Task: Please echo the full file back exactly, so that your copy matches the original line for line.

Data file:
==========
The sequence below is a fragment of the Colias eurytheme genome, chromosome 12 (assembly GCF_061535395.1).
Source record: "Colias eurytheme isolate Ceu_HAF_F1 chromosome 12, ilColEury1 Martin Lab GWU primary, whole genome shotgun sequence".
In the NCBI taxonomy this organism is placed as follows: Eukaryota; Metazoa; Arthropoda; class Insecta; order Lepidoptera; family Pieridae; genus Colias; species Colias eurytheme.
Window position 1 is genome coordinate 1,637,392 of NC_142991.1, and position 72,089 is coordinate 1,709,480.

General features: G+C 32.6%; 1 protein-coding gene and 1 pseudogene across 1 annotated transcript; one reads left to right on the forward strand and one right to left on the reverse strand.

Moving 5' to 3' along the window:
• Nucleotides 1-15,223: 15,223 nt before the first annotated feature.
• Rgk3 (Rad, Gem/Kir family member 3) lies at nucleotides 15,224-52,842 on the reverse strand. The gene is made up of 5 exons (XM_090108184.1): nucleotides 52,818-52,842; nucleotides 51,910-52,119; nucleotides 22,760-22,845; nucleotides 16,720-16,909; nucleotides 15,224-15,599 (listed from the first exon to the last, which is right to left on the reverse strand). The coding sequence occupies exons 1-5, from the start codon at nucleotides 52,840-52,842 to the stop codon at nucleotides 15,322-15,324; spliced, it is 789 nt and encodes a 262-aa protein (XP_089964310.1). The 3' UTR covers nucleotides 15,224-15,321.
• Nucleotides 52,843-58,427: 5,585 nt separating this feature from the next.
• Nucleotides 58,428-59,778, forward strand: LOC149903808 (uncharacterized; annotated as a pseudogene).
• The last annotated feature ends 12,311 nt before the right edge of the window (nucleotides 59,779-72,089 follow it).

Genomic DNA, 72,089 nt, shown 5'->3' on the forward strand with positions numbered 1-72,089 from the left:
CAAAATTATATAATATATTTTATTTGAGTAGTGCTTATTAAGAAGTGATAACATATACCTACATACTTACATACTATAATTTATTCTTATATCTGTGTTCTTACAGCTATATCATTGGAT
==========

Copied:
The sequence below is a fragment of the Colias eurytheme genome, chromosome 12 (assembly GCF_061535395.1).
Source record: "Colias eurytheme isolate Ceu_HAF_F1 chromosome 12, ilColEury1 Martin Lab GWU primary, whole genome shotgun sequence".
In the NCBI taxonomy this organism is placed as follows: Eukaryota; Metazoa; Arthropoda; class Insecta; order Lepidoptera; family Pieridae; genus Colias; species Colias eurytheme.
Window position 1 is genome coordinate 1,637,392 of NC_142991.1, and position 72,089 is coordinate 1,709,480.

General features: G+C 32.6%; 1 protein-coding gene and 1 pseudogene across 1 annotated transcript; one reads left to right on the forward strand and one right to left on the reverse strand.

Moving 5' to 3' along the window:
• Nucleotides 1-15,223: 15,223 nt before the first annotated feature.
• Rgk3 (Rad, Gem/Kir family member 3) lies at nucleotides 15,224-52,842 on the reverse strand. The gene is made up of 5 exons (XM_090108184.1): nucleotides 52,818-52,842; nucleotides 51,910-52,119; nucleotides 22,760-22,845; nucleotides 16,720-16,909; nucleotides 15,224-15,599 (listed from the first exon to the last, which is right to left on the reverse strand). The coding sequence occupies exons 1-5, from the start codon at nucleotides 52,840-52,842 to the stop codon at nucleotides 15,322-15,324; spliced, it is 789 nt and encodes a 262-aa protein (XP_089964310.1). The 3' UTR covers nucleotides 15,224-15,321.
• Nucleotides 52,843-58,427: 5,585 nt separating this feature from the next.
• Nucleotides 58,428-59,778, forward strand: LOC149903808 (uncharacterized; annotated as a pseudogene).
• The last annotated feature ends 12,311 nt before the right edge of the window (nucleotides 59,779-72,089 follow it).

Genomic DNA, 72,089 nt, shown 5'->3' on the forward strand with positions numbered 1-72,089 from the left:
CAAAATTATATAATATATTTTATTTGAGTAGTGCTTATTAAGAAGTGATAACATATACCTACATACTTACATACTATAATTTATTCTTATATCTGTGTTCTTACAGCTATATCATTGGAT